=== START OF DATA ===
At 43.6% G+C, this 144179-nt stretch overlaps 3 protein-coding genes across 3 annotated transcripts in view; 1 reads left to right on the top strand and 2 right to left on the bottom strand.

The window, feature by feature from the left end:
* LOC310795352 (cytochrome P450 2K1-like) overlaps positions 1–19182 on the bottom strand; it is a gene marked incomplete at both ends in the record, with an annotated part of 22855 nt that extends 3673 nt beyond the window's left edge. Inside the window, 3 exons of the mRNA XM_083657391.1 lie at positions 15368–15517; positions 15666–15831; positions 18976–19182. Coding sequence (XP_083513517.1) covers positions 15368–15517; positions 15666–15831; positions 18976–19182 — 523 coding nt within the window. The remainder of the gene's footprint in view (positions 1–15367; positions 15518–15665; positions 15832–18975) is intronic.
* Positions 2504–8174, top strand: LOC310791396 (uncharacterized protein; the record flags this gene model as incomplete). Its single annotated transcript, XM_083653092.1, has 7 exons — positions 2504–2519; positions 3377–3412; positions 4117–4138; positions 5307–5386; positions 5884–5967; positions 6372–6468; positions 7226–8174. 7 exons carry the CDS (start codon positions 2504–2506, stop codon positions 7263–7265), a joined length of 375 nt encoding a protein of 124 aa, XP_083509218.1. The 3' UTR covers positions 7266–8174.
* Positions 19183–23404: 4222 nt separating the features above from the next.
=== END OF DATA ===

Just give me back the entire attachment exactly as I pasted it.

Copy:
At 43.6% G+C, this 144179-nt stretch overlaps 3 protein-coding genes across 3 annotated transcripts in view; 1 reads left to right on the top strand and 2 right to left on the bottom strand.

The window, feature by feature from the left end:
* LOC310795352 (cytochrome P450 2K1-like) overlaps positions 1–19182 on the bottom strand; it is a gene marked incomplete at both ends in the record, with an annotated part of 22855 nt that extends 3673 nt beyond the window's left edge. Inside the window, 3 exons of the mRNA XM_083657391.1 lie at positions 15368–15517; positions 15666–15831; positions 18976–19182. Coding sequence (XP_083513517.1) covers positions 15368–15517; positions 15666–15831; positions 18976–19182 — 523 coding nt within the window. The remainder of the gene's footprint in view (positions 1–15367; positions 15518–15665; positions 15832–18975) is intronic.
* Positions 2504–8174, top strand: LOC310791396 (uncharacterized protein; the record flags this gene model as incomplete). Its single annotated transcript, XM_083653092.1, has 7 exons — positions 2504–2519; positions 3377–3412; positions 4117–4138; positions 5307–5386; positions 5884–5967; positions 6372–6468; positions 7226–8174. 7 exons carry the CDS (start codon positions 2504–2506, stop codon positions 7263–7265), a joined length of 375 nt encoding a protein of 124 aa, XP_083509218.1. The 3' UTR covers positions 7266–8174.
* Positions 19183–23404: 4222 nt separating the features above from the next.